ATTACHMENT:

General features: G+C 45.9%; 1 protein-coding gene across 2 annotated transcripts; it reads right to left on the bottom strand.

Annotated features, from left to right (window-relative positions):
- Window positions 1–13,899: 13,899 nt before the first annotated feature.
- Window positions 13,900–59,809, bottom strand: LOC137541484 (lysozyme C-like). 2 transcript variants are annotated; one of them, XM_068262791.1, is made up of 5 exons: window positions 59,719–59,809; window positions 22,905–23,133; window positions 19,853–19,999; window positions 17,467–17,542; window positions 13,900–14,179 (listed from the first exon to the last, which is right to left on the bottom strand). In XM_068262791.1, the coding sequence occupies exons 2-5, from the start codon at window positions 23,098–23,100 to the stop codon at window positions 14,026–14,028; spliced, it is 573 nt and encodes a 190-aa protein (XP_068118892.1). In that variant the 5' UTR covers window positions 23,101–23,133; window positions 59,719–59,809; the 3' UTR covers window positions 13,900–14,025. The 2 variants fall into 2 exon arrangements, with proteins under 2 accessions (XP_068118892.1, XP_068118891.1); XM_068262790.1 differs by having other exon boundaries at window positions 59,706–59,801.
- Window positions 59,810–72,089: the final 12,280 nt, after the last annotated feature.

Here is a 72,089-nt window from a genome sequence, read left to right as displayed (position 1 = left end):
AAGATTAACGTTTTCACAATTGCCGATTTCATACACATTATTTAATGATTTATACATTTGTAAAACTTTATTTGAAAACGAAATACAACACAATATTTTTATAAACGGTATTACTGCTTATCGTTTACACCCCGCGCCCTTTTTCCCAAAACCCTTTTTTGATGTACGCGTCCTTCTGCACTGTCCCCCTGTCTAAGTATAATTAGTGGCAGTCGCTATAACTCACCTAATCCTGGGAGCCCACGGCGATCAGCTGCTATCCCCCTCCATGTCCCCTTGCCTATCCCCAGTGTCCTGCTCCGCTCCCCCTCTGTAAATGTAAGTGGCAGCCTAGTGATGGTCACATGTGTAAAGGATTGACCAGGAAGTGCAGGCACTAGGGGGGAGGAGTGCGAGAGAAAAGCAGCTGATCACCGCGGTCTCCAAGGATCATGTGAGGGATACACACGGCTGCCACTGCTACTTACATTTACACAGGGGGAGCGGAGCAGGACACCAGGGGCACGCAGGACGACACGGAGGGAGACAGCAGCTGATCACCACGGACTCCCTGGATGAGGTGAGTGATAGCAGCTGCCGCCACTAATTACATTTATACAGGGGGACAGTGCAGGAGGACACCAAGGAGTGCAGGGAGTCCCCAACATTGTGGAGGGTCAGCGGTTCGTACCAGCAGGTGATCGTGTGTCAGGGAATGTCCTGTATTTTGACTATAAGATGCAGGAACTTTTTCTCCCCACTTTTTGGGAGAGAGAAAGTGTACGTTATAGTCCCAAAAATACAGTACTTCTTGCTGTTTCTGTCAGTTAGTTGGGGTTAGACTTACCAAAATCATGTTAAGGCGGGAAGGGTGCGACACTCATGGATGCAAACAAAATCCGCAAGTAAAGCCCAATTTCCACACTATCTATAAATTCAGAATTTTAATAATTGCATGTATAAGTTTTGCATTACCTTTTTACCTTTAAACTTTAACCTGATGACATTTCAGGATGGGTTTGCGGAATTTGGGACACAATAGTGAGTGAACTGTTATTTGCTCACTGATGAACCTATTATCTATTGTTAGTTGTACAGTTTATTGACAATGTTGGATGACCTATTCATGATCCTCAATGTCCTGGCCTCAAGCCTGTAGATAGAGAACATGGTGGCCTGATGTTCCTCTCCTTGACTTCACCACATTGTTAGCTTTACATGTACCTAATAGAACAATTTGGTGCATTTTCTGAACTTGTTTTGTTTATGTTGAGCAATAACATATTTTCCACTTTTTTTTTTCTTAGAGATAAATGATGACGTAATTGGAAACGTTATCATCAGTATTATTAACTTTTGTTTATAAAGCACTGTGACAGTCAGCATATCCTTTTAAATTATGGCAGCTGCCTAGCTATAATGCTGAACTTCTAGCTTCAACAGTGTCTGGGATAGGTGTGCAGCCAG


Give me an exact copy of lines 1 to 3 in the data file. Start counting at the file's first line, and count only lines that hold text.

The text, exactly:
General features: G+C 45.9%; 1 protein-coding gene across 2 annotated transcripts; it reads right to left on the bottom strand.

Annotated features, from left to right (window-relative positions):
- Window positions 1–13,899: 13,899 nt before the first annotated feature.